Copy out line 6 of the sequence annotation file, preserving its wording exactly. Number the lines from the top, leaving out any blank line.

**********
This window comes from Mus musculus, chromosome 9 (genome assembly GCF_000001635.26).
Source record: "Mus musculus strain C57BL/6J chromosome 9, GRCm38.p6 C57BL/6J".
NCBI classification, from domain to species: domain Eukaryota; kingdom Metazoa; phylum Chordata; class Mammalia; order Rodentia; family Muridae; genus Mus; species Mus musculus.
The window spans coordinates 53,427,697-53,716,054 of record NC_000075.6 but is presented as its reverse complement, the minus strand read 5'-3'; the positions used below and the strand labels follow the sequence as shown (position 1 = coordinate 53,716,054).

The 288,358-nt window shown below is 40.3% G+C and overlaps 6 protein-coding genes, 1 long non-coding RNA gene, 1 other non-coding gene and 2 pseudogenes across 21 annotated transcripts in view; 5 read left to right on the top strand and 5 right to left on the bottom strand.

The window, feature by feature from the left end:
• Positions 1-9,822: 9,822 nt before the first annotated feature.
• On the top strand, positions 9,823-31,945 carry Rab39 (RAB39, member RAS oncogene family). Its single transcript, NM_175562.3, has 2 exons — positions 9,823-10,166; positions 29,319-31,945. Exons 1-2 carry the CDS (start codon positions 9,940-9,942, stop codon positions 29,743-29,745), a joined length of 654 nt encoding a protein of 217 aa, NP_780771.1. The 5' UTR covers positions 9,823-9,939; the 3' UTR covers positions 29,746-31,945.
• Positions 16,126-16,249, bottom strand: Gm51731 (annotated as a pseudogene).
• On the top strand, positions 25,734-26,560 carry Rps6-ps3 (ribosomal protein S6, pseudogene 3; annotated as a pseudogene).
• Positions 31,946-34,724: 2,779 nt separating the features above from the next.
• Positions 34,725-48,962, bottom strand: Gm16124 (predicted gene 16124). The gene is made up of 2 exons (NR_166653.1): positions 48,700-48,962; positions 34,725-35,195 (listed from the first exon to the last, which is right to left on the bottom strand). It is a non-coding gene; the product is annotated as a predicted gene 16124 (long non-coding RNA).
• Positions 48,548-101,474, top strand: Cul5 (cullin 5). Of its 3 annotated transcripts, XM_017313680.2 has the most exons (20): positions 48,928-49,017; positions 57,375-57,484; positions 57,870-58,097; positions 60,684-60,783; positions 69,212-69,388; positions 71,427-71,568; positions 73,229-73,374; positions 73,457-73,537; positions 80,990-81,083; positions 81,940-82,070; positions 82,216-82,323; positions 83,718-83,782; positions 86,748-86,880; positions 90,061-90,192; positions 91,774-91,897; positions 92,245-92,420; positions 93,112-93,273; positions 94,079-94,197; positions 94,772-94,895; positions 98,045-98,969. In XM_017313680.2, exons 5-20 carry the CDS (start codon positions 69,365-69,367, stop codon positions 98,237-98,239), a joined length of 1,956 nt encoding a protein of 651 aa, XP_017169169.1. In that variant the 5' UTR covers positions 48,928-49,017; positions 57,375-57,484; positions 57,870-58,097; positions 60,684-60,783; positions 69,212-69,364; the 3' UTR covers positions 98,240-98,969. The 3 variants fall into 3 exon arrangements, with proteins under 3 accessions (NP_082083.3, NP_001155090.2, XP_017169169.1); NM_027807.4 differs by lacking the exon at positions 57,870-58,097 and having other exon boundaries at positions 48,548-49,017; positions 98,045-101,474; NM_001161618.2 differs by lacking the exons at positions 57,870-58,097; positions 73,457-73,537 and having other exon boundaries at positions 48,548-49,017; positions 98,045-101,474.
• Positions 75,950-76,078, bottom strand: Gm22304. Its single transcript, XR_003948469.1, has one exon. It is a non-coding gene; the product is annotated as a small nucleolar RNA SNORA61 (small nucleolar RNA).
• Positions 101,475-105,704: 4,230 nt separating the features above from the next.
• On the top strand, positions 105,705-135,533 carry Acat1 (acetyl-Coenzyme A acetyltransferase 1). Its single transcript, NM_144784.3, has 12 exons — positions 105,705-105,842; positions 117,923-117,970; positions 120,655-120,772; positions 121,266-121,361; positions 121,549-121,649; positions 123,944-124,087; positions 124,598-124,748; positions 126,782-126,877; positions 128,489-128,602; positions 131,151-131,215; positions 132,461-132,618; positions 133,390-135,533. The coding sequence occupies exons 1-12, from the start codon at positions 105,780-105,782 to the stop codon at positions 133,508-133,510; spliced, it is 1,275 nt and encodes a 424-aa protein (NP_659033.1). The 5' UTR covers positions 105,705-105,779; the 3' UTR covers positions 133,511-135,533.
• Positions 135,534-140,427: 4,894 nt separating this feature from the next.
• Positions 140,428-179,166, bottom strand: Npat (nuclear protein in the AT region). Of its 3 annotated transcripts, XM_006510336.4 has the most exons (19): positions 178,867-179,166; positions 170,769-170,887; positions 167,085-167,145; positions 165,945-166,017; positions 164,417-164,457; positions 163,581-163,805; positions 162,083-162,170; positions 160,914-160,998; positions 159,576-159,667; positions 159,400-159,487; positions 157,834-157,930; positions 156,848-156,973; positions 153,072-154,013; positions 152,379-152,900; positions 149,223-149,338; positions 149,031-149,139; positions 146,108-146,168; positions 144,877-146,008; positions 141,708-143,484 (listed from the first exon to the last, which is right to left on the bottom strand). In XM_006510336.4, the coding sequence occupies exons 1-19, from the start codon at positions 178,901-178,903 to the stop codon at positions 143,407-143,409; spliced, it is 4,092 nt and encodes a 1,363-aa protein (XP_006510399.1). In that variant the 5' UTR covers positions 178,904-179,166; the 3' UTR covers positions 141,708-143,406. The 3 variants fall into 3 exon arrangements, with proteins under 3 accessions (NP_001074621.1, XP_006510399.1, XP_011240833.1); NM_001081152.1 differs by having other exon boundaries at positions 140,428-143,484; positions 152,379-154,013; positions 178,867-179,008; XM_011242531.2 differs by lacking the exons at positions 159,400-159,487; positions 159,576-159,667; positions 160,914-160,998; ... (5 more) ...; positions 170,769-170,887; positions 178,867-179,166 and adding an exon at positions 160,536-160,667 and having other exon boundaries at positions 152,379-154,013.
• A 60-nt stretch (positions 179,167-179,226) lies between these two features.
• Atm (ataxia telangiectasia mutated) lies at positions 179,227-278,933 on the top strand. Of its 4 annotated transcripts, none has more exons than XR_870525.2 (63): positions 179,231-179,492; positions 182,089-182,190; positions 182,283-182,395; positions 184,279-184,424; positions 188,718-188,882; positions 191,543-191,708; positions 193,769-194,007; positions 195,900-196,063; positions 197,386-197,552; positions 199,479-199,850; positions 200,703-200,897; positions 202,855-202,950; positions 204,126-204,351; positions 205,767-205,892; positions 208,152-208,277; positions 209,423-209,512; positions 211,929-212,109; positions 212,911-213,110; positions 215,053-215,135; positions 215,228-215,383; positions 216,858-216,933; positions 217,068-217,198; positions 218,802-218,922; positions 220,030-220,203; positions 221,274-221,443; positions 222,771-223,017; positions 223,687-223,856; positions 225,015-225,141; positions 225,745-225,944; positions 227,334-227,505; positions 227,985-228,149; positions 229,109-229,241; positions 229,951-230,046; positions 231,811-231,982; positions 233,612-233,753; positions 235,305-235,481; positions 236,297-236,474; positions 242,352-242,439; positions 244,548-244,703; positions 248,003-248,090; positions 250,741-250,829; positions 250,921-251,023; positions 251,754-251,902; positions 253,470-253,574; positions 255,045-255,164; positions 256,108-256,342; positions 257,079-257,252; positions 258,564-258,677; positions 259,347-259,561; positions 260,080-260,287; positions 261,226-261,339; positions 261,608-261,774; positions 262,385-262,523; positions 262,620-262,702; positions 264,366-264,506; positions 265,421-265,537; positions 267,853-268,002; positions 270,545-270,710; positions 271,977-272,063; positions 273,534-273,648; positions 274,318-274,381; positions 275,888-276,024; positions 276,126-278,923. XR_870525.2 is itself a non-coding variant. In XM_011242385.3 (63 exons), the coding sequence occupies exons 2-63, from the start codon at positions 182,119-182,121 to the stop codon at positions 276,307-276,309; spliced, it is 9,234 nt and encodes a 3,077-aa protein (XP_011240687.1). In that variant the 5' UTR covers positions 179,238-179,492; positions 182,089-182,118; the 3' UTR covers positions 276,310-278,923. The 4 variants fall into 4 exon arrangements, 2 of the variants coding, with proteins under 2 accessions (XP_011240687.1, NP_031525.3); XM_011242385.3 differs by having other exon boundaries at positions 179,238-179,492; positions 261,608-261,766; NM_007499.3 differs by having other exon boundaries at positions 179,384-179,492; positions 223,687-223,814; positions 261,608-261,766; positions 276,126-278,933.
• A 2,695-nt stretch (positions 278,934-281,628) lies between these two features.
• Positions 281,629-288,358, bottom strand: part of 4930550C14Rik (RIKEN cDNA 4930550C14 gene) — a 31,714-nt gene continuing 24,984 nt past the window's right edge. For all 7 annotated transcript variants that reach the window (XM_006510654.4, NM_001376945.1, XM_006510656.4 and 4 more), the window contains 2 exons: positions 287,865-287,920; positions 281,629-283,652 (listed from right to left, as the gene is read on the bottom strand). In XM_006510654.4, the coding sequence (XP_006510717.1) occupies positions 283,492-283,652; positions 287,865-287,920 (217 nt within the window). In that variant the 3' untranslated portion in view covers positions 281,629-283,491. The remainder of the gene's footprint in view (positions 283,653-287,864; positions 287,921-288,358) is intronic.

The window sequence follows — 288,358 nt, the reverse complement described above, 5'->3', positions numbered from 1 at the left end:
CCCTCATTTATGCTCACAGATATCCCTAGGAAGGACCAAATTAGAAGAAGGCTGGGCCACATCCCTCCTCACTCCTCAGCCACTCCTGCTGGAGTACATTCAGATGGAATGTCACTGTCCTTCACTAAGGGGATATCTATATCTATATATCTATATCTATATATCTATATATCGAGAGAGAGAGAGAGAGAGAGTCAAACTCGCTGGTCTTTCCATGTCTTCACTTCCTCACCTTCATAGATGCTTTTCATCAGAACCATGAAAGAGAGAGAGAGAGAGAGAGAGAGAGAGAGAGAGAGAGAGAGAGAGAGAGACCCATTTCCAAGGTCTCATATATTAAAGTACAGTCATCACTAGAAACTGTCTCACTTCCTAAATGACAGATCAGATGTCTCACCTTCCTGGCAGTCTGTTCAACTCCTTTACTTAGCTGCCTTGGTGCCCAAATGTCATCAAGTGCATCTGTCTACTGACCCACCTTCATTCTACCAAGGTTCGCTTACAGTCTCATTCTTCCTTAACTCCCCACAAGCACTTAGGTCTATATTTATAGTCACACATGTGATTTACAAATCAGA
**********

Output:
The window, feature by feature from the left end: